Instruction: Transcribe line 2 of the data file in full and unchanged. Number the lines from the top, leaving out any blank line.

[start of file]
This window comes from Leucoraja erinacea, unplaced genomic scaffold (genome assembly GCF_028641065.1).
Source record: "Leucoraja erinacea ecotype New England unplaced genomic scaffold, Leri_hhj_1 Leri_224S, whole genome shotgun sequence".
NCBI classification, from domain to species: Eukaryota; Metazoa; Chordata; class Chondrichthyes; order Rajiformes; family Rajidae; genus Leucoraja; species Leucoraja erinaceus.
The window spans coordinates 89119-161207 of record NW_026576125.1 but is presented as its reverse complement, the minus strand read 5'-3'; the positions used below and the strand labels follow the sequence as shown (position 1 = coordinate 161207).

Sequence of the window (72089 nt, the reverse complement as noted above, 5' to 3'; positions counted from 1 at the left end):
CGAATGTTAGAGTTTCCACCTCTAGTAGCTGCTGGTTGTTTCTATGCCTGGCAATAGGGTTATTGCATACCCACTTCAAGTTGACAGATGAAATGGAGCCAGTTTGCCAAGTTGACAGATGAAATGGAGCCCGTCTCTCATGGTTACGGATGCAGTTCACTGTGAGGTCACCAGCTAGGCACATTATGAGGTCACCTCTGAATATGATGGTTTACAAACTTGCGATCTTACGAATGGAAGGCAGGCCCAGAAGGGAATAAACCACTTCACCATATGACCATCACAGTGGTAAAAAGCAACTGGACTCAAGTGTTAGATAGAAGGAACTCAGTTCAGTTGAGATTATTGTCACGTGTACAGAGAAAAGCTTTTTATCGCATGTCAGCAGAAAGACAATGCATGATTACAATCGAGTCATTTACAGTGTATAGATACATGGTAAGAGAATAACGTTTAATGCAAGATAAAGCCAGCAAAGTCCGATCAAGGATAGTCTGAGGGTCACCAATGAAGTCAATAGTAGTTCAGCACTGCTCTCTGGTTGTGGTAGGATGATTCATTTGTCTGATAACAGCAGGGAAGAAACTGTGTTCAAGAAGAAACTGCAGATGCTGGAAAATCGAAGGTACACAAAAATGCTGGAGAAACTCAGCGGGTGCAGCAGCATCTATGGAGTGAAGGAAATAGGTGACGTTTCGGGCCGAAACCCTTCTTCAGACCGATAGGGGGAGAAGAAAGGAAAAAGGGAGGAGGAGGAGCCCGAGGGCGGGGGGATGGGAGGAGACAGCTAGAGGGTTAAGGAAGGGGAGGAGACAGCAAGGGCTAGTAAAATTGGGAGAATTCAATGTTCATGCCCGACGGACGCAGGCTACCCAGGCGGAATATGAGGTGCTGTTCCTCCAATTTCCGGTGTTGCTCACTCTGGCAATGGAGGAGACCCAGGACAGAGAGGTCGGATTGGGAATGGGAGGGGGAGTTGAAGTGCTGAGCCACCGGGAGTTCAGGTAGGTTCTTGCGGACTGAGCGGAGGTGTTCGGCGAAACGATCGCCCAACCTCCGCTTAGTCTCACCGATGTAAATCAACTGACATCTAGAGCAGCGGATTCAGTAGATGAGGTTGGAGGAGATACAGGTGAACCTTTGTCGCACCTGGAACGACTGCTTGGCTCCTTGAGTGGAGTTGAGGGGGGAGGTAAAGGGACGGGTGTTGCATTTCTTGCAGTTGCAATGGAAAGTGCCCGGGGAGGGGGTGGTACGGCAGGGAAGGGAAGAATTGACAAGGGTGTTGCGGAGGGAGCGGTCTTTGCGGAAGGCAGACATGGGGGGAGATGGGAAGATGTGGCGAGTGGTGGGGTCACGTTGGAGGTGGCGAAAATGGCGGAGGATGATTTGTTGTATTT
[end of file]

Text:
Source record: "Leucoraja erinacea ecotype New England unplaced genomic scaffold, Leri_hhj_1 Leri_224S, whole genome shotgun sequence".